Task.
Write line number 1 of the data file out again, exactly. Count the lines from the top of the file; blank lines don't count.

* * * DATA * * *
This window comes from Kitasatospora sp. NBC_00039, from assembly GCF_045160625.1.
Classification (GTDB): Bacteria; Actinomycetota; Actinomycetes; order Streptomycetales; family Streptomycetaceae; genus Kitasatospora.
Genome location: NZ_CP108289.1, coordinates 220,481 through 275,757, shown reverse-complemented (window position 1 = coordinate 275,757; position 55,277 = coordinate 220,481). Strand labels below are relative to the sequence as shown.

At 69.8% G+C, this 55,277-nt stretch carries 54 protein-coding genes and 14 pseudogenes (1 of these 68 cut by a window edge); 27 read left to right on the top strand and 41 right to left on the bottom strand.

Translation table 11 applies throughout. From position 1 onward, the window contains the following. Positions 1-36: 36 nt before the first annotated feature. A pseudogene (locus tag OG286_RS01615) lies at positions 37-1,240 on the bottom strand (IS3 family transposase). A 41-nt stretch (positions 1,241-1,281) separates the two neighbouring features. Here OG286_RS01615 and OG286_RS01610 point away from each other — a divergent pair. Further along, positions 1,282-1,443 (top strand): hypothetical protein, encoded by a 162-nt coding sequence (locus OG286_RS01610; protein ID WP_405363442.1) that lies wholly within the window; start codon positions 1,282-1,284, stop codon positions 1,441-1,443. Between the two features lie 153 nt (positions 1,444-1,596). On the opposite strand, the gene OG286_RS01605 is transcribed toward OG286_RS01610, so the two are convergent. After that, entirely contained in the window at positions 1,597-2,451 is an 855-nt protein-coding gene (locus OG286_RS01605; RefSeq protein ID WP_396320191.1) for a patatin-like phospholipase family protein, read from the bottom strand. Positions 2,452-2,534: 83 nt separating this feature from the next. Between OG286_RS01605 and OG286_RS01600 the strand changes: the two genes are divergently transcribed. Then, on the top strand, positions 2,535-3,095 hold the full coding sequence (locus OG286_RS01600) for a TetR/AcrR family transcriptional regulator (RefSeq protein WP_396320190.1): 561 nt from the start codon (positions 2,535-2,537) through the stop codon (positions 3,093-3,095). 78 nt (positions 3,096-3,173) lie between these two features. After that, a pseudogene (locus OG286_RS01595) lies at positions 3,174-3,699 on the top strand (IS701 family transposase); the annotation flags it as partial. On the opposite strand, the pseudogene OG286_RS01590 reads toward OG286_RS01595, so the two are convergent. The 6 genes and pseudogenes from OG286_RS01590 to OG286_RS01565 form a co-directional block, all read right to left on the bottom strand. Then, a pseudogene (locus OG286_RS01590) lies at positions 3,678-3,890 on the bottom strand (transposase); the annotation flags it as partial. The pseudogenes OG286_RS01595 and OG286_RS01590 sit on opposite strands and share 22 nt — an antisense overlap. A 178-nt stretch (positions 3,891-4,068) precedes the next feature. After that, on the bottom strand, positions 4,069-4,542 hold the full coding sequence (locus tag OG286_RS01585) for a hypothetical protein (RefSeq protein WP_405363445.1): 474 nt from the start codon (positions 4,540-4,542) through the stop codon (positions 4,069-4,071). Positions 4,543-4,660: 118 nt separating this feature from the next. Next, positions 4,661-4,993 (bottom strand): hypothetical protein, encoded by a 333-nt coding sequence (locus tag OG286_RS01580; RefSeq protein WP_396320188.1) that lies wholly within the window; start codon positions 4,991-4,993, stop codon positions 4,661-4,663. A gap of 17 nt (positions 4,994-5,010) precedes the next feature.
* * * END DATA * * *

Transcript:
This window comes from Kitasatospora sp. NBC_00039, from assembly GCF_045160625.1.